16-channel 12V PWM output circuit

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I currently have a PCA9685 LED driver IC, which offers 16 channels of individual PWM control but with only 10mA source capability. I would like to control 16 12V outputs, each at up to 200mA (for activation of coil-based relays). Following on from this post, have there been any major updates in the industry regarding multi-channel N channel MOSFETs? I've searched through all the usual websites and haven't come across anything obvious. I'm somewhat space limited, so won't be able to manage 16 single or 8 dual-channel MOSFETs, and would rather look at 8- and/or 16-channel options (if they exist) before I look to use quad channel ICs.

 

If 8- and 16-channel MOSFETs aren't available, is there another option I could consider? The ULN2803A seems like a good option, but I'm not sure how I'd maintain a 12V output given the additional voltage drop?

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Maybe these...but watch out for total allowed current & total power (heat) in one package

 

http://www.ti.com/lit/ds/symlink/tpl7407l.pdf

 

https://www.eenewsembedded.com/news/octal-dmos-fet-arrays-cut-power-loss-multi-channel-driver-circuits

 

look at ST semiconductor...they have a lot of multioutput automotive chips

 

ULN2803A ---bleh, you are correct...a lot of voltage drop!

When in the dark remember-the future looks brighter than ever.   I look forward to being able to predict the future!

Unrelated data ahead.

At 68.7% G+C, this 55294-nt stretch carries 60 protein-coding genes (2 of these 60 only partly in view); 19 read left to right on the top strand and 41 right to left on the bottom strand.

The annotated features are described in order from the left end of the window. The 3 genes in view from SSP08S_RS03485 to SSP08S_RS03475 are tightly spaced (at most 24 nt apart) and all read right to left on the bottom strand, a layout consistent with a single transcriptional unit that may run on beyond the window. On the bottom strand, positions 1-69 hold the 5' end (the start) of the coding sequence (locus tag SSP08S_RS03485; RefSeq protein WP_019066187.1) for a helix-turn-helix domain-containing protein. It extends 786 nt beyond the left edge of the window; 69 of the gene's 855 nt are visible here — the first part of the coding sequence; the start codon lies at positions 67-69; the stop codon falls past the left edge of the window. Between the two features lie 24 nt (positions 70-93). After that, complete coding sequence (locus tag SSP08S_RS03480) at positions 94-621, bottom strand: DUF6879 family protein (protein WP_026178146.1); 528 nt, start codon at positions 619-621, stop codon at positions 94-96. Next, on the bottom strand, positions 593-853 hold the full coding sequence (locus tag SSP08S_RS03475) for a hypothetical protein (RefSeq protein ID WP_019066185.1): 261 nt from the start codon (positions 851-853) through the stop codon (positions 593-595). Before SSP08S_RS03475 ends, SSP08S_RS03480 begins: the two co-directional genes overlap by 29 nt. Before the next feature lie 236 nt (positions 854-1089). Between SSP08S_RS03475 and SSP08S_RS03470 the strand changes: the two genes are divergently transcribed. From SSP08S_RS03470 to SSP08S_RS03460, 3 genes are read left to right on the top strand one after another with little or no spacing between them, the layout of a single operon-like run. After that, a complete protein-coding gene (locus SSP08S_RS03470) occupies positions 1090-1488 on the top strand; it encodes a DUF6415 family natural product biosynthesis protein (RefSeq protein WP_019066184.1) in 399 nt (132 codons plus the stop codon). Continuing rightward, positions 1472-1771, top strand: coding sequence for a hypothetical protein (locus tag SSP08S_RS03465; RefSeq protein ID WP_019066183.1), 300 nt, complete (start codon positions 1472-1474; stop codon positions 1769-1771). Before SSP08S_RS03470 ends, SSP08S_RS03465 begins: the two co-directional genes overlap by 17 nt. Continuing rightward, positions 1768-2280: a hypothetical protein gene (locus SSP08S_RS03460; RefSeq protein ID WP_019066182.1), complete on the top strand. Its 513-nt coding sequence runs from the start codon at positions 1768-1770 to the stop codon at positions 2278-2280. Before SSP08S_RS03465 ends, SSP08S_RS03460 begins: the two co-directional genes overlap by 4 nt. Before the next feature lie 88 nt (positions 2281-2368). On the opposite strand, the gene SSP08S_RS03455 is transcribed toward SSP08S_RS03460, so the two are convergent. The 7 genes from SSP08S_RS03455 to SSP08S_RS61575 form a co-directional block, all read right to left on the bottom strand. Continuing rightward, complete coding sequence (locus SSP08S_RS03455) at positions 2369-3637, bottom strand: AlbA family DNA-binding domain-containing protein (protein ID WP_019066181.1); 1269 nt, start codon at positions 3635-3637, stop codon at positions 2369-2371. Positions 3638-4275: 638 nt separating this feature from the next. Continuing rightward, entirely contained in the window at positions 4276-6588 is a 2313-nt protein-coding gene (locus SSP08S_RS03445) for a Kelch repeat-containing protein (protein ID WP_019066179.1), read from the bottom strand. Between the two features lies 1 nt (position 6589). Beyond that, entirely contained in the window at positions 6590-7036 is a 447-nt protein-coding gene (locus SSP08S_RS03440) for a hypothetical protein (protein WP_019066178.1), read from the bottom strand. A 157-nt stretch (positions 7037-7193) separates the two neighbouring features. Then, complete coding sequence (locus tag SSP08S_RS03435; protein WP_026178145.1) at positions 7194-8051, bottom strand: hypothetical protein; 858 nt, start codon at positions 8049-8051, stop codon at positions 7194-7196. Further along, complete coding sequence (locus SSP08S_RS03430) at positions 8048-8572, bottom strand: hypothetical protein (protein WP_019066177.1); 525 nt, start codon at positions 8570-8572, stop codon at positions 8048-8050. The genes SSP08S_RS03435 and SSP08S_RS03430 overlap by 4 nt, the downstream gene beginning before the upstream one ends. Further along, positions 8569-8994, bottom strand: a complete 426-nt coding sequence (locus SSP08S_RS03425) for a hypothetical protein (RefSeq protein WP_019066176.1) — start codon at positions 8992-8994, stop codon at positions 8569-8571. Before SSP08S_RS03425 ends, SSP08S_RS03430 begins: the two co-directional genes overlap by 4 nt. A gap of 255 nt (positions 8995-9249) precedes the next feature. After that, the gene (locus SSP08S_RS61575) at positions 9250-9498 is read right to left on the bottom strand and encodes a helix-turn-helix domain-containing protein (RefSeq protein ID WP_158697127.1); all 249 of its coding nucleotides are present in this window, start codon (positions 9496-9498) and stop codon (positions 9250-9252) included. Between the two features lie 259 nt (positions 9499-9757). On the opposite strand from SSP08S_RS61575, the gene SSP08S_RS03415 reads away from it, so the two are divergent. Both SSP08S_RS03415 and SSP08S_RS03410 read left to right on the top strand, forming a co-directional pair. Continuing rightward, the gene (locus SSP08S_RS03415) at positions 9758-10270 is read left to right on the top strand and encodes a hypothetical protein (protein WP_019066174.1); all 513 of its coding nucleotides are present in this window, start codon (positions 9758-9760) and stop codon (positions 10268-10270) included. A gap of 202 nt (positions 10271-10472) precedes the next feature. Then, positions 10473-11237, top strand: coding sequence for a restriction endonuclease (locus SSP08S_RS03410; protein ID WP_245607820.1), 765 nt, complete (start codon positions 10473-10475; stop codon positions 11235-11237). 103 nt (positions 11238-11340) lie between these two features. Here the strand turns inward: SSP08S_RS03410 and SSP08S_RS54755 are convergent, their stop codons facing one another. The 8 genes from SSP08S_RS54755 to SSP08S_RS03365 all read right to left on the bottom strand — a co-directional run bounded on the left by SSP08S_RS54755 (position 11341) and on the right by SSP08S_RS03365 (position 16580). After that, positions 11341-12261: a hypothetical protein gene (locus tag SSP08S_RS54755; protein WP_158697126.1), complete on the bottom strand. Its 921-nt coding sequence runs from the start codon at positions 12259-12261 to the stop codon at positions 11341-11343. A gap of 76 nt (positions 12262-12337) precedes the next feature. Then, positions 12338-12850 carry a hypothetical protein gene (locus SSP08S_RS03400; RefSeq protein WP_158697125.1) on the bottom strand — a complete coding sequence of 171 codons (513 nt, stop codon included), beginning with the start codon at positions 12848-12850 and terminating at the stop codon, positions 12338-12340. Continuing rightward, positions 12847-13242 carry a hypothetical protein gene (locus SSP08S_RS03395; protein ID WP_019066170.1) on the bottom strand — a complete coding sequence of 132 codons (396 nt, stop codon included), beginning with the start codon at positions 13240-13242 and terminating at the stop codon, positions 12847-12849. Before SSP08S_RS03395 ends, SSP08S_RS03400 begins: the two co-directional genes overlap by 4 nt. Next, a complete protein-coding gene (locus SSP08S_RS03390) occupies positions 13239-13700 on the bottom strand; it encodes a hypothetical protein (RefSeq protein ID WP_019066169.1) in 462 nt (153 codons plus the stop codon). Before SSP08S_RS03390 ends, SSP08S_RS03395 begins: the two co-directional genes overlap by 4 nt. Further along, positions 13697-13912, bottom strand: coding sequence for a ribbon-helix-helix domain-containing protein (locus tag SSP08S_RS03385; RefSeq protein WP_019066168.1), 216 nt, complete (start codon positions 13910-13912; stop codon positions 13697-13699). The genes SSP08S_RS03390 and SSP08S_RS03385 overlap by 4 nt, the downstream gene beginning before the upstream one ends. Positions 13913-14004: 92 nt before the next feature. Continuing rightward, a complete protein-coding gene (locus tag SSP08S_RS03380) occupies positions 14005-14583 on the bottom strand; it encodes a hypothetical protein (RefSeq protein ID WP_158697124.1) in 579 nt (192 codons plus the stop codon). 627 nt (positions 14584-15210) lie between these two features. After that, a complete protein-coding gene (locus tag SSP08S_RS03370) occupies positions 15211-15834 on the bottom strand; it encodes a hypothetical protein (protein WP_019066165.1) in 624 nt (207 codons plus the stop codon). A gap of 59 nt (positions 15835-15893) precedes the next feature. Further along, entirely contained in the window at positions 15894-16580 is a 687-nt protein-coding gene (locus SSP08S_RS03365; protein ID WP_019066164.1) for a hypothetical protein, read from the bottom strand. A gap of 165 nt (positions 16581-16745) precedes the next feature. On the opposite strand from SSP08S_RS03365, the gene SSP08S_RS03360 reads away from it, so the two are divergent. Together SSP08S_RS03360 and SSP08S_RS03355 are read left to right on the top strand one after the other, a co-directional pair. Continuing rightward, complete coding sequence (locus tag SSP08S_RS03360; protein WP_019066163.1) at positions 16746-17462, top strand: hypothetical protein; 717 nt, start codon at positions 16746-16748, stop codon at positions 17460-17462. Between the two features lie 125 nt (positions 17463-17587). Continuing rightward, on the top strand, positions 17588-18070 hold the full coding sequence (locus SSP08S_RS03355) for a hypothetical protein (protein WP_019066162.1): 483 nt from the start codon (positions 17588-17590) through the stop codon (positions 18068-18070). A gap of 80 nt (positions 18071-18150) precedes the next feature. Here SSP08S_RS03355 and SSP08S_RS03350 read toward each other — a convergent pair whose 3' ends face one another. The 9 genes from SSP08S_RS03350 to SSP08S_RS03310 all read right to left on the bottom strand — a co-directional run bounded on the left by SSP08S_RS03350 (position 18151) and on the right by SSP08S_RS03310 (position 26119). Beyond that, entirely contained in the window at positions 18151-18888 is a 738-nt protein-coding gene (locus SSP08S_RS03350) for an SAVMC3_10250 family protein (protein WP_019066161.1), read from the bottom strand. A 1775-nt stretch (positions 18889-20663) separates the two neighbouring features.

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That looks great, thanks avrcandies! The DMOS FETs look like they fit the bill very nicely. They're rated to 500mA per channel, which is considerably more than I need as well. The TI option looks like it'd work as well, but I'm not sure why they opted for 7 channels...

 

I'll read through the DMOS datasheet in more detail, and will likely go ahead with this part. Thanks again!

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avrcandies wrote:

ULN2803A ---bleh, you are correct...a lot of voltage drop!

 

DMOS version ... TBD62083 from Toshiba.

#1 This forum helps those that help themselves

#2 All grounds are not created equal

#3 How have you proved that your chip is running at xxMHz?

#4 "If you think you need floating point to solve the problem then you don't understand the problem. If you really do need floating point then you have a problem you do not understand." - Heater's ex-boss

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jars121 wrote:

... PWM control ... for activation of coil-based relays...

 

I'm curious as to your application. Relays aren't really known as being high-speed devices.

#1 This forum helps those that help themselves

#2 All grounds are not created equal

#3 How have you proved that your chip is running at xxMHz?

#4 "If you think you need floating point to solve the problem then you don't understand the problem. If you really do need floating point then you have a problem you do not understand." - Heater's ex-boss